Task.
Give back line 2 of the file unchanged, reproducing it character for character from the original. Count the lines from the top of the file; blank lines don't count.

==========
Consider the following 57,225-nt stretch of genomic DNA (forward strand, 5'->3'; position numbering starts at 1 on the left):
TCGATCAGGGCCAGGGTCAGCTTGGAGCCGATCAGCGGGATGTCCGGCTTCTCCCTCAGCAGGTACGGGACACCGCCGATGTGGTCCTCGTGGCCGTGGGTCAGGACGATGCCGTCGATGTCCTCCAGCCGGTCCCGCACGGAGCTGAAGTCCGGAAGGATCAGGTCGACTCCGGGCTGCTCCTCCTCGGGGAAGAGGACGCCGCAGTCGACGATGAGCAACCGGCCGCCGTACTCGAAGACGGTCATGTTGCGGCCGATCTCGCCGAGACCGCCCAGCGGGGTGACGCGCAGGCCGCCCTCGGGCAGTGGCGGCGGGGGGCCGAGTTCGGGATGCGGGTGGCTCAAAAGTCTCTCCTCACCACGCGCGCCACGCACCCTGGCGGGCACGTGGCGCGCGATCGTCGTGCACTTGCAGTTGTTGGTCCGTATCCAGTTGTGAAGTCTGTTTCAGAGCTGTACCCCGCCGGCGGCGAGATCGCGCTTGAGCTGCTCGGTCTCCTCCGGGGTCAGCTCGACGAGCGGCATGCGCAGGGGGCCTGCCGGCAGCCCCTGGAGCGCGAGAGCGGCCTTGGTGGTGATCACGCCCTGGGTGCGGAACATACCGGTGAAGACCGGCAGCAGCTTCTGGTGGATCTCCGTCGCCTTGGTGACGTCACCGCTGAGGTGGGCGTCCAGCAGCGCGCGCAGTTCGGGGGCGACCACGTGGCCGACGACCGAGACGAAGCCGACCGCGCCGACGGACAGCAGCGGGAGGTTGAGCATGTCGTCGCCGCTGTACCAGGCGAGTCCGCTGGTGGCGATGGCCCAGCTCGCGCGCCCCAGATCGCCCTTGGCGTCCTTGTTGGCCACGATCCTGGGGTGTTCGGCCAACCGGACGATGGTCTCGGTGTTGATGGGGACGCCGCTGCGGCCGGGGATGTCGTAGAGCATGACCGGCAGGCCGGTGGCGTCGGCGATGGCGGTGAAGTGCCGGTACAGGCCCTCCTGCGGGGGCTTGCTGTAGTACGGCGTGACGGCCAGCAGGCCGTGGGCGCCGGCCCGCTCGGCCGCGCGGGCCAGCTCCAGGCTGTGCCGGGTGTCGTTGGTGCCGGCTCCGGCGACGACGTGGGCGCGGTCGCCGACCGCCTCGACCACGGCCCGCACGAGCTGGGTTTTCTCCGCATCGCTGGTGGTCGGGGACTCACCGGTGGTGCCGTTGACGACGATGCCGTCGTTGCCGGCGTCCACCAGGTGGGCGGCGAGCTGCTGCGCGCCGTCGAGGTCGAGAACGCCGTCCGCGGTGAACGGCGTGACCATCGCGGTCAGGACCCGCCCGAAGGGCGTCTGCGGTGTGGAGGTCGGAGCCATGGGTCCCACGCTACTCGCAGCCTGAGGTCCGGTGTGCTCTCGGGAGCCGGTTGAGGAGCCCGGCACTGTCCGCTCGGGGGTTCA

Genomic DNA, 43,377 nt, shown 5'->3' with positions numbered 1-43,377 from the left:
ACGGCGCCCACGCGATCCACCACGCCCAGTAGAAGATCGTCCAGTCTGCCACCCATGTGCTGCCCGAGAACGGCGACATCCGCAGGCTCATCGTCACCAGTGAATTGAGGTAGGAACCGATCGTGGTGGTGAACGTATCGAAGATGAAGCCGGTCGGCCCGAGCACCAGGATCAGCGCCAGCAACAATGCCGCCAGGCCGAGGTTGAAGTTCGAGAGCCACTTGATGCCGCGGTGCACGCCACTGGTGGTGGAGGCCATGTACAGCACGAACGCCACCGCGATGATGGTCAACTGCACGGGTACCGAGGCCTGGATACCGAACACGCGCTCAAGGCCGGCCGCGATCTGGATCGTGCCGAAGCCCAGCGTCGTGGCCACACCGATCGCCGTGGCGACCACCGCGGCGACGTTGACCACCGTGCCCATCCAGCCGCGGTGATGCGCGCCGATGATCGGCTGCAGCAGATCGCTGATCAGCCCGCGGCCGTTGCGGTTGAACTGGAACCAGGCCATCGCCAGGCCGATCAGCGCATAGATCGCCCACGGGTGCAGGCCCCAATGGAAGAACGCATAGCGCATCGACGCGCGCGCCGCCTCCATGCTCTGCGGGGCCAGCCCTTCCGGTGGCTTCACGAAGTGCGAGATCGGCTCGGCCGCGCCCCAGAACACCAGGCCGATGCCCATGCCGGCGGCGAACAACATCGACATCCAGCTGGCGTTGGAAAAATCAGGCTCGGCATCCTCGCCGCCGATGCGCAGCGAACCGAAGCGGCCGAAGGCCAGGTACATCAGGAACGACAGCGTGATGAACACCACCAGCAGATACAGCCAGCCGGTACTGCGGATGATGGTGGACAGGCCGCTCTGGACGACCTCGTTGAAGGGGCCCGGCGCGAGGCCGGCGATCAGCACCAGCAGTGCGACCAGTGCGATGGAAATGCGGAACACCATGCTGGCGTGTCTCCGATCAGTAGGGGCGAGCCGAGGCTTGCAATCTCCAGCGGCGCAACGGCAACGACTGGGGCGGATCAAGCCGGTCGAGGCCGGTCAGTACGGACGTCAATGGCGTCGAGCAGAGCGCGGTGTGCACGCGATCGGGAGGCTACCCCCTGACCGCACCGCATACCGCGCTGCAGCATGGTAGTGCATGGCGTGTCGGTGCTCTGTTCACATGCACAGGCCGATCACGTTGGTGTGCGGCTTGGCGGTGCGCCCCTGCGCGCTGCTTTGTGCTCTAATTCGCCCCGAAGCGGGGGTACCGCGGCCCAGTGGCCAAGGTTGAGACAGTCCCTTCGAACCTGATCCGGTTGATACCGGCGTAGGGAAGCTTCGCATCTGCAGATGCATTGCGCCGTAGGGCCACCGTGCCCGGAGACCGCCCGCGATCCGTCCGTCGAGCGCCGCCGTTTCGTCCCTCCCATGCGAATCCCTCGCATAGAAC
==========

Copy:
TCGATCAGGGCCAGGGTCAGCTTGGAGCCGATCAGCGGGATGTCCGGCTTCTCCCTCAGCAGGTACGGGACACCGCCGATGTGGTCCTCGTGGCCGTGGGTCAGGACGATGCCGTCGATGTCCTCCAGCCGGTCCCGCACGGAGCTGAAGTCCGGAAGGATCAGGTCGACTCCGGGCTGCTCCTCCTCGGGGAAGAGGACGCCGCAGTCGACGATGAGCAACCGGCCGCCGTACTCGAAGACGGTCATGTTGCGGCCGATCTCGCCGAGACCGCCCAGCGGGGTGACGCGCAGGCCGCCCTCGGGCAGTGGCGGCGGGGGGCCGAGTTCGGGATGCGGGTGGCTCAAAAGTCTCTCCTCACCACGCGCGCCACGCACCCTGGCGGGCACGTGGCGCGCGATCGTCGTGCACTTGCAGTTGTTGGTCCGTATCCAGTTGTGAAGTCTGTTTCAGAGCTGTACCCCGCCGGCGGCGAGATCGCGCTTGAGCTGCTCGGTCTCCTCCGGGGTCAGCTCGACGAGCGGCATGCGCAGGGGGCCTGCCGGCAGCCCCTGGAGCGCGAGAGCGGCCTTGGTGGTGATCACGCCCTGGGTGCGGAACATACCGGTGAAGACCGGCAGCAGCTTCTGGTGGATCTCCGTCGCCTTGGTGACGTCACCGCTGAGGTGGGCGTCCAGCAGCGCGCGCAGTTCGGGGGCGACCACGTGGCCGACGACCGAGACGAAGCCGACCGCGCCGACGGACAGCAGCGGGAGGTTGAGCATGTCGTCGCCGCTGTACCAGGCGAGTCCGCTGGTGGCGATGGCCCAGCTCGCGCGCCCCAGATCGCCCTTGGCGTCCTTGTTGGCCACGATCCTGGGGTGTTCGGCCAACCGGACGATGGTCTCGGTGTTGATGGGGACGCCGCTGCGGCCGGGGATGTCGTAGAGCATGACCGGCAGGCCGGTGGCGTCGGCGATGGCGGTGAAGTGCCGGTACAGGCCCTCCTGCGGGGGCTTGCTGTAGTACGGCGTGACGGCCAGCAGGCCGTGGGCGCCGGCCCGCTCGGCCGCGCGGGCCAGCTCCAGGCTGTGCCGGGTGTCGTTGGTGCCGGCTCCGGCGACGACGTGGGCGCGGTCGCCGACCGCCTCGACCACGGCCCGCACGAGCTGGGTTTTCTCCGCATCGCTGGTGGTCGGGGACTCACCGGTGGTGCCGTTGACGACGATGCCGTCGTTGCCGGCGTCCACCAGGTGGGCGGCGAGCTGCTGCGCGCCGTCGAGGTCGAGAACGCCGTCCGCGGTGAACGGCGTGACCATCGCGGTCAGGACCCGCCCGAAGGGCGTCTGCGGTGTGGAGGTCGGAGCCATGGGTCCCACGCTACTCGCAGCCTGAGGTCCGGTGTGCTCTCGGGAGCCGGTTGAGGAGCCCGGCACTGTCCGCTCGGGGGTTCA